# Locate the poles of the response function for an LRC circuit

## Homework Statement

Locate the poles of the response function $\alpha(\omega)$ in the complex plane for an LRC circuit.

## Homework Equations

$$\alpha(\omega)=\frac{-i\omega}{L}\frac{1}{\omega_0^2-\omega^2-i\omega\gamma}$$
$$\omega_0^2=\frac{1}{CL}$$
$$\gamma=\frac{R}{L}$$

## The Attempt at a Solution

So we've been going over how to locate poles and residues with normal functions and this is the first time doing something that is applicable to physics. Normally I'm used to having a function of x and changing this into a function of z and finding the poles that way. I'm not really sure how to start this question whether I should be changing ω to z or whether this is already a complex function. I've tried using the quadratic formula on the denominator in which I get

$$\frac{-\gamma \pm \sqrt{\gamma^2-4\omega_0^2}}{-2i}$$

but I do not think this is correct.

Any help would be nice.

Thanks

andrewkirk
Homework Helper
Gold Member
It looks Ok to me. Why don't you think your answer is correct?

##\omega## in the physical world will be a real number. But the formula you've given for ##\alpha(\omega)## doesn't require ##\omega## to be real.

As to what, if any, physical significance the two poles of the ##\alpha## function have - you'd need to ask an electrical engineer.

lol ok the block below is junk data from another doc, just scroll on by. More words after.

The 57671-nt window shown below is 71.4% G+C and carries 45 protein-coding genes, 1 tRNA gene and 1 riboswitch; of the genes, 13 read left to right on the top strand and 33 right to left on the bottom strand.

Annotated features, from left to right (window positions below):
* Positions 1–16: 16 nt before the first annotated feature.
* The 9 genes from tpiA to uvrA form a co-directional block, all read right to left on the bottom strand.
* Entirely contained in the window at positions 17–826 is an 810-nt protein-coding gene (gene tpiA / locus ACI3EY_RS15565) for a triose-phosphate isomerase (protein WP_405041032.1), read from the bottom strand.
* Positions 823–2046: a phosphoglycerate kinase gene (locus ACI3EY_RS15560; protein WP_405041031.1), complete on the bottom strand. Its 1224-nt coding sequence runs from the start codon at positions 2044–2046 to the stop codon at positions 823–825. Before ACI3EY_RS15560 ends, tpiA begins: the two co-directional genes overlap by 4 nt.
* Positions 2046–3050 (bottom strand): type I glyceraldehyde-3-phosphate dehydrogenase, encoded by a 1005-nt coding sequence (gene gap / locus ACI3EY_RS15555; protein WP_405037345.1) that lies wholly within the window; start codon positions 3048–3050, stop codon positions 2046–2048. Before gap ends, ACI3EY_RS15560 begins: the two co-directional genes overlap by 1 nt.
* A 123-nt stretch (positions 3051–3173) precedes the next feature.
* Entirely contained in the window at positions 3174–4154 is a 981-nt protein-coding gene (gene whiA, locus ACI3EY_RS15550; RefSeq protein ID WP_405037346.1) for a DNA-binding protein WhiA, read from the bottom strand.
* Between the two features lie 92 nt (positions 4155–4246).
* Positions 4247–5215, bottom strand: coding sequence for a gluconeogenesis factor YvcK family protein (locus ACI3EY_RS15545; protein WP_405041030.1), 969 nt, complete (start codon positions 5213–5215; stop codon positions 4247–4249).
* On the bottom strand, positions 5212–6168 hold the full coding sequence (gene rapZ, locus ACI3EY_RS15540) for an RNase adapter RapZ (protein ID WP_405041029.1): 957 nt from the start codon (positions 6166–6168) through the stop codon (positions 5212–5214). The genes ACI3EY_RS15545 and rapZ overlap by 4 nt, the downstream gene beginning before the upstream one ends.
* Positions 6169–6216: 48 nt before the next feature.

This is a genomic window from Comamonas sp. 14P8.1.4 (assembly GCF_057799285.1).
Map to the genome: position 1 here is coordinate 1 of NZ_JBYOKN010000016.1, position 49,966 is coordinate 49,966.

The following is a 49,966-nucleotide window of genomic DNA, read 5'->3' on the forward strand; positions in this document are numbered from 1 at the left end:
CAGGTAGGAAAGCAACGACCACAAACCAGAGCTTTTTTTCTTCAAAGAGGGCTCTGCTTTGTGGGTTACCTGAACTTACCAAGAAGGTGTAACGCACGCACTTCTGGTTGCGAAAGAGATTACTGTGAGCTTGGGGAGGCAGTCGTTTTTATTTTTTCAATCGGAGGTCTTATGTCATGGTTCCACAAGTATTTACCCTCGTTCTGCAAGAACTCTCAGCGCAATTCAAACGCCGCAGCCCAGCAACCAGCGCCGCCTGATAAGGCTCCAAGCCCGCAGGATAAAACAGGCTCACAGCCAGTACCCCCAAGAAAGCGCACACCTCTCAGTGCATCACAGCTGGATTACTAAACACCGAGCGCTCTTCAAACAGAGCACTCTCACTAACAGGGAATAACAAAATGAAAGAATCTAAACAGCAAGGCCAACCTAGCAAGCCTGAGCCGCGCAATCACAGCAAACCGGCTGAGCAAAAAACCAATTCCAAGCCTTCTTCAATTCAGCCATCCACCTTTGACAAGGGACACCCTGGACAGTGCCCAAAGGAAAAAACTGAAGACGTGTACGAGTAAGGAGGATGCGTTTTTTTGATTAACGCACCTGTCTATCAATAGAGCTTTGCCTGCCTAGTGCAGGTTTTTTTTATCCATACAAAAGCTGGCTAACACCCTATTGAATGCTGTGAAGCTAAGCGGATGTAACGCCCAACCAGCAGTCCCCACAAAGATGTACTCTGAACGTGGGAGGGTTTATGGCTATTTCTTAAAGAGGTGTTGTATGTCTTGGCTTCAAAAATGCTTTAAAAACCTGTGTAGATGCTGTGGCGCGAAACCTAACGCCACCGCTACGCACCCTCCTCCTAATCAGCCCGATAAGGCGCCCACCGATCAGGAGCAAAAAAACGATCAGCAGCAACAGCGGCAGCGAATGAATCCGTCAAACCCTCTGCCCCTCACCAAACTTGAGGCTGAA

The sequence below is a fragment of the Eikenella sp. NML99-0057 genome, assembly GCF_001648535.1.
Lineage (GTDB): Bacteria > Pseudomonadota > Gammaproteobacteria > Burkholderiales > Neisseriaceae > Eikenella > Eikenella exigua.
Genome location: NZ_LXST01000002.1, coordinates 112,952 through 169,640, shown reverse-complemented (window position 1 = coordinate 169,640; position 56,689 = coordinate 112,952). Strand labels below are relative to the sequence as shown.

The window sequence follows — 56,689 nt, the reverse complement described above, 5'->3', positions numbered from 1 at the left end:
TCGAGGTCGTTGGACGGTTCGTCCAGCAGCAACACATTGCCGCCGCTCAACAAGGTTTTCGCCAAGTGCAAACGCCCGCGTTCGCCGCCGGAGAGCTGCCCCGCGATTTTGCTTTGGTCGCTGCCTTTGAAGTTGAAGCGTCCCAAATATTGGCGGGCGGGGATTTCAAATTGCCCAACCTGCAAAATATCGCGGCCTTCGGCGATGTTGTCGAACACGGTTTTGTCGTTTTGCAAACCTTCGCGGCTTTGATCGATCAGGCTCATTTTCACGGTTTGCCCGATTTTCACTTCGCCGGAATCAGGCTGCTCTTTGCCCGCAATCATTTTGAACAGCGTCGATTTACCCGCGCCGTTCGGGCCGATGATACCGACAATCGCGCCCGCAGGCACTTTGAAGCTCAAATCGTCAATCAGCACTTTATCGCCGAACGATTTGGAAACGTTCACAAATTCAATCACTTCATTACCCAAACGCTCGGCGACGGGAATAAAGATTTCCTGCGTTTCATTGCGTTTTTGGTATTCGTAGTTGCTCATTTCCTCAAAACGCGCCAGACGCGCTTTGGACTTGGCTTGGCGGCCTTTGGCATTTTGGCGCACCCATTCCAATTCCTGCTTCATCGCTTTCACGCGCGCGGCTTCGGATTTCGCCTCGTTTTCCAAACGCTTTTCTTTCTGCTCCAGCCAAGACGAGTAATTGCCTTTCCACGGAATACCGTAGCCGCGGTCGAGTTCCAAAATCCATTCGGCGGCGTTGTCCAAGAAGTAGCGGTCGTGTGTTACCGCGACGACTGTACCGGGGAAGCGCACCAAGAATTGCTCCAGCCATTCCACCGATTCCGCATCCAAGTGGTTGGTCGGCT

The reason I think it is wrong is because in the next part of the question it says:

ii) Show that for the contour C illustrated below, the integral of $\alpha(\omega)$/$\omega$ vanishes along the semicircular part of the contour as R goes to infinite.

I've attached what the contour looks like but in case it didn't work, it's a semicircle in the upper half of the plane and it shows a pole (marked as $\omega$) along the real positive axis. And the poles I found, if i did them correctly, should be on the imaginary axis.

andrewkirk
Homework Helper
Gold Member
Are the poles relevant to that next part of the question?

I would have thought the asymptotic shrinking of the integral would be driven by the growth of R, rather than anything to do with the poles. Indeed, if the contour ran into a pole, that would blow up the integral, rather than shrink it.

What is a parametrisation of the points on the contour?

rude man
Homework Helper
Gold Member
I would think at this stage you'd have had the Laplace transform.
So for part (a), substitute s = jω (sorry, we EE's use j instead of i), then manipulate α(s) to look like (something)/(s + a). Then your pole is at s = -a.
As for part (b) the contour usually has σ for the x axis and jω for the y axis where s = σ + jω. I'm not quite sure what your plot is supposed to represent.